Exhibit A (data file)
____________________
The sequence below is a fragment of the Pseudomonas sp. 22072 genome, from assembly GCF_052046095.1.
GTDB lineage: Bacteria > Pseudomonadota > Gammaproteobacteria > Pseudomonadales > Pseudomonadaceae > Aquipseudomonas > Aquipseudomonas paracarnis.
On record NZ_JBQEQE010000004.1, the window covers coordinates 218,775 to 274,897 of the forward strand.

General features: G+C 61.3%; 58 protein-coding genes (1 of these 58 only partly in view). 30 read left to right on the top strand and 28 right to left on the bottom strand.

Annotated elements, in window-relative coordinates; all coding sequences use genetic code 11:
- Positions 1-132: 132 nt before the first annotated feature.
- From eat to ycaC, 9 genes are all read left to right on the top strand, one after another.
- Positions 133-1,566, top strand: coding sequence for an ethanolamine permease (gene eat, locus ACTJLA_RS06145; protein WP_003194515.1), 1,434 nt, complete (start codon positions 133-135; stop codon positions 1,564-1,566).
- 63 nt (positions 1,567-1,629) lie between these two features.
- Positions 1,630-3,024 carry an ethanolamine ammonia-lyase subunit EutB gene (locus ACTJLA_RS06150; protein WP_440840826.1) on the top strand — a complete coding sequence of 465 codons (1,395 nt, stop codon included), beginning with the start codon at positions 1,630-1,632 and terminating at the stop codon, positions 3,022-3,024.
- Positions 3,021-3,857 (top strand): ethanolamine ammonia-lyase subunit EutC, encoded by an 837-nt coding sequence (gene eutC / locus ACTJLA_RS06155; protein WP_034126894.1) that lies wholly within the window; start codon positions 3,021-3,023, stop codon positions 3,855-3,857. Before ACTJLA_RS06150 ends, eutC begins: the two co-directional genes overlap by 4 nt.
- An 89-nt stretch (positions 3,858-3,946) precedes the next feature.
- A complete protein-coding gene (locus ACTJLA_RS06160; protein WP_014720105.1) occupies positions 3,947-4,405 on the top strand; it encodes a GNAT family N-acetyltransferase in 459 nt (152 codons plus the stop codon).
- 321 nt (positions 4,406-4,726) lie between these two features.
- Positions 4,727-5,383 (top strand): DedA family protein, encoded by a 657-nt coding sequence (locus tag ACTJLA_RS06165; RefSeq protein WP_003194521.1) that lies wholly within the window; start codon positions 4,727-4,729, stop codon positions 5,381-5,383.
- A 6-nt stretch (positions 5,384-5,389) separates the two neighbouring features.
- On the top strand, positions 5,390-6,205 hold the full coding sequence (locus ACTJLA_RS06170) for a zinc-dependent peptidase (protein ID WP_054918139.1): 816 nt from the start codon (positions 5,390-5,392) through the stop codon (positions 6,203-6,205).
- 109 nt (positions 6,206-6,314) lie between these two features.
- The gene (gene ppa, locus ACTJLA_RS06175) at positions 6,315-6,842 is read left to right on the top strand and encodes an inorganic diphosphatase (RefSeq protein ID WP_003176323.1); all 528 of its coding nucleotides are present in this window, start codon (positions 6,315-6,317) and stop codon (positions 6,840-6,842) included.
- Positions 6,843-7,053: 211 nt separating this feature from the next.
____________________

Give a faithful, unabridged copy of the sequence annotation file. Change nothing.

The sequence below is a fragment of the Pseudomonas sp. 22072 genome, from assembly GCF_052046095.1.
GTDB lineage: Bacteria > Pseudomonadota > Gammaproteobacteria > Pseudomonadales > Pseudomonadaceae > Aquipseudomonas > Aquipseudomonas paracarnis.
On record NZ_JBQEQE010000004.1, the window covers coordinates 218,775 to 274,897 of the forward strand.

General features: G+C 61.3%; 58 protein-coding genes (1 of these 58 only partly in view). 30 read left to right on the top strand and 28 right to left on the bottom strand.

Annotated elements, in window-relative coordinates; all coding sequences use genetic code 11:
- Positions 1-132: 132 nt before the first annotated feature.
- From eat to ycaC, 9 genes are all read left to right on the top strand, one after another.
- Positions 133-1,566, top strand: coding sequence for an ethanolamine permease (gene eat, locus ACTJLA_RS06145; protein WP_003194515.1), 1,434 nt, complete (start codon positions 133-135; stop codon positions 1,564-1,566).
- 63 nt (positions 1,567-1,629) lie between these two features.
- Positions 1,630-3,024 carry an ethanolamine ammonia-lyase subunit EutB gene (locus ACTJLA_RS06150; protein WP_440840826.1) on the top strand — a complete coding sequence of 465 codons (1,395 nt, stop codon included), beginning with the start codon at positions 1,630-1,632 and terminating at the stop codon, positions 3,022-3,024.
- Positions 3,021-3,857 (top strand): ethanolamine ammonia-lyase subunit EutC, encoded by an 837-nt coding sequence (gene eutC / locus ACTJLA_RS06155; protein WP_034126894.1) that lies wholly within the window; start codon positions 3,021-3,023, stop codon positions 3,855-3,857. Before ACTJLA_RS06150 ends, eutC begins: the two co-directional genes overlap by 4 nt.
- An 89-nt stretch (positions 3,858-3,946) precedes the next feature.
- A complete protein-coding gene (locus ACTJLA_RS06160; protein WP_014720105.1) occupies positions 3,947-4,405 on the top strand; it encodes a GNAT family N-acetyltransferase in 459 nt (152 codons plus the stop codon).
- 321 nt (positions 4,406-4,726) lie between these two features.
- Positions 4,727-5,383 (top strand): DedA family protein, encoded by a 657-nt coding sequence (locus tag ACTJLA_RS06165; RefSeq protein WP_003194521.1) that lies wholly within the window; start codon positions 4,727-4,729, stop codon positions 5,381-5,383.
- A 6-nt stretch (positions 5,384-5,389) separates the two neighbouring features.
- On the top strand, positions 5,390-6,205 hold the full coding sequence (locus ACTJLA_RS06170) for a zinc-dependent peptidase (protein ID WP_054918139.1): 816 nt from the start codon (positions 5,390-5,392) through the stop codon (positions 6,203-6,205).
- 109 nt (positions 6,206-6,314) lie between these two features.
- The gene (gene ppa, locus ACTJLA_RS06175) at positions 6,315-6,842 is read left to right on the top strand and encodes an inorganic diphosphatase (RefSeq protein ID WP_003176323.1); all 528 of its coding nucleotides are present in this window, start codon (positions 6,315-6,317) and stop codon (positions 6,840-6,842) included.
- Positions 6,843-7,053: 211 nt separating this feature from the next.